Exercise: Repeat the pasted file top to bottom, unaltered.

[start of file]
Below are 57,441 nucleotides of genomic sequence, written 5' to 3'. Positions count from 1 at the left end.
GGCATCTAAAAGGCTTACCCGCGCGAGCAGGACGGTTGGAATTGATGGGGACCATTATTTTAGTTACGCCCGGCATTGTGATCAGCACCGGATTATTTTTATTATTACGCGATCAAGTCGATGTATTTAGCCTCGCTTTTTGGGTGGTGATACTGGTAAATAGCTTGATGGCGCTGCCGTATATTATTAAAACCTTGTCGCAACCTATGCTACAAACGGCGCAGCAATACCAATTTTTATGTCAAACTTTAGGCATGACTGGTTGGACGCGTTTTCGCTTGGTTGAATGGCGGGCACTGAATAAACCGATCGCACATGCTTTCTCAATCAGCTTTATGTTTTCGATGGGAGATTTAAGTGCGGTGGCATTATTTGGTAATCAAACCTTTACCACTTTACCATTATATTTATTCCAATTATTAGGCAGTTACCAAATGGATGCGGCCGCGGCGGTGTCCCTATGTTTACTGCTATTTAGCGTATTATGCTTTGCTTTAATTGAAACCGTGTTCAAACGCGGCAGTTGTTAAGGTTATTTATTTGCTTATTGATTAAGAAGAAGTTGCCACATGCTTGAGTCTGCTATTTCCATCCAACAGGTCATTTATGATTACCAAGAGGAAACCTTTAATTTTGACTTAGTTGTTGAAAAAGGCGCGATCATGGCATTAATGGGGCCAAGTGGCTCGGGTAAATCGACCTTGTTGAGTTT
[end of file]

Below are 57,441 nucleotides of genomic sequence, written 5' to 3'. Positions count from 1 at the left end.
GGCATCTAAAAGGCTTACCCGCGCGAGCAGGACGGTTGGAATTGATGGGGACCATTATTTTAGTTACGCCCGGCATTGTGATCAGCACCGGATTATTTTTATTATTACGCGATCAAGTCGATGTATTTAGCCTCGCTTTTTGGGTGGTGATACTGGTAAATAGCTTGATGGCGCTGCCGTATATTATTAAAACCTTGTCGCAACCTATGCTACAAACGGCGCAGCAATACCAATTTTTATGTCAAACTTTAGGCATGACTGGTTGGACGCGTTTTCGCTTGGTTGAATGGCGGGCACTGAATAAACCGATCGCACATGCTTTCTCAATCAGCTTTATGTTTTCGATGGGAGATTTAAGTGCGGTGGCATTATTTGGTAATCAAACCTTTACCACTTTACCATTATATTTATTCCAATTATTAGGCAGTTACCAAATGGATGCGGCCGCGGCGGTGTCCCTATGTTTACTGCTATTTAGCGTATTATGCTTTGCTTTAATTGAAACCGTGTTCAAACGCGGCAGTTGTTAAGGTTATTTATTTGCTTATTGATTAAGAAGAAGTTGCCACATGCTTGAGTCTGCTATTTCCATCCAACAGGTCATTTATGATTACCAAGAGGAAACCTTTAATTTTGACTTAGTTGTTGAAAAAGGCGCGATCATGGCATTAATGGGGCCAAGTGGCTCGGGTAAATCGACCTTGTTGAGTTT